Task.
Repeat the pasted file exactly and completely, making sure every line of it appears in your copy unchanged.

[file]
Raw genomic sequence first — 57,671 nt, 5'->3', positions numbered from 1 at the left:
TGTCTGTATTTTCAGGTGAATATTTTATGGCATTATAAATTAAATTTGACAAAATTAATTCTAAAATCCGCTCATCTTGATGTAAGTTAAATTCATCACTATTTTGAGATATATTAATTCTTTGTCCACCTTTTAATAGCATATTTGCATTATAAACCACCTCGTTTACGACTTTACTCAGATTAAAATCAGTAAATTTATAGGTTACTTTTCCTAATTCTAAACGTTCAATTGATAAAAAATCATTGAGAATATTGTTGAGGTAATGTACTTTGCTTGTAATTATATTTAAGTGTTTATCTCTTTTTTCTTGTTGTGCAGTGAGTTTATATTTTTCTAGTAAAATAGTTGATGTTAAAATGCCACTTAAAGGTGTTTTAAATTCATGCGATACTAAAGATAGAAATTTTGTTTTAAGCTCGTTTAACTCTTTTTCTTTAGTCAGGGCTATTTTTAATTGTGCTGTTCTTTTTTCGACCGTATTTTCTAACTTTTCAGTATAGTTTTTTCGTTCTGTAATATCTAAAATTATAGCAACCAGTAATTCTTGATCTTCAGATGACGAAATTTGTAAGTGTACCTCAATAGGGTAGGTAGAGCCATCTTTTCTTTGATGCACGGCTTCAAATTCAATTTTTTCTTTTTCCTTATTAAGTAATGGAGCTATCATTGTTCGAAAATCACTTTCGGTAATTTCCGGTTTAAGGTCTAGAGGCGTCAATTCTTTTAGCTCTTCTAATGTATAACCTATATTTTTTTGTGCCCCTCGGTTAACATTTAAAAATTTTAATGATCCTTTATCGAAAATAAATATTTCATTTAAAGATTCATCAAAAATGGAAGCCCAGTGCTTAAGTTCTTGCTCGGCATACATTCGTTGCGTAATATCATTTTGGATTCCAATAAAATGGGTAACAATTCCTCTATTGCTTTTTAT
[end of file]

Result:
Raw genomic sequence first — 57,671 nt, 5'->3', positions numbered from 1 at the left:
TGTCTGTATTTTCAGGTGAATATTTTATGGCATTATAAATTAAATTTGACAAAATTAATTCTAAAATCCGCTCATCTTGATGTAAGTTAAATTCATCACTATTTTGAGATATATTAATTCTTTGTCCACCTTTTAATAGCATATTTGCATTATAAACCACCTCGTTTACGACTTTACTCAGATTAAAATCAGTAAATTTATAGGTTACTTTTCCTAATTCTAAACGTTCAATTGATAAAAAATCATTGAGAATATTGTTGAGGTAATGTACTTTGCTTGTAATTATATTTAAGTGTTTATCTCTTTTTTCTTGTTGTGCAGTGAGTTTATATTTTTCTAGTAAAATAGTTGATGTTAAAATGCCACTTAAAGGTGTTTTAAATTCATGCGATACTAAAGATAGAAATTTTGTTTTAAGCTCGTTTAACTCTTTTTCTTTAGTCAGGGCTATTTTTAATTGTGCTGTTCTTTTTTCGACCGTATTTTCTAACTTTTCAGTATAGTTTTTTCGTTCTGTAATATCTAAAATTATAGCAACCAGTAATTCTTGATCTTCAGATGACGAAATTTGTAAGTGTACCTCAATAGGGTAGGTAGAGCCATCTTTTCTTTGATGCACGGCTTCAAATTCAATTTTTTCTTTTTCCTTATTAAGTAATGGAGCTATCATTGTTCGAAAATCACTTTCGGTAATTTCCGGTTTAAGGTCTAGAGGCGTCAATTCTTTTAGCTCTTCTAATGTATAACCTATATTTTTTTGTGCCCCTCGGTTAACATTTAAAAATTTTAATGATCCTTTATCGAAAATAAATATTTCATTTAAAGATTCATCAAAAATGGAAGCCCAGTGCTTAAGTTCTTGCTCGGCATACATTCGTTGCGTAATATCATTTTGGATTCCAATAAAATGGGTAACAATTCCTCTATTGCTTTTTAT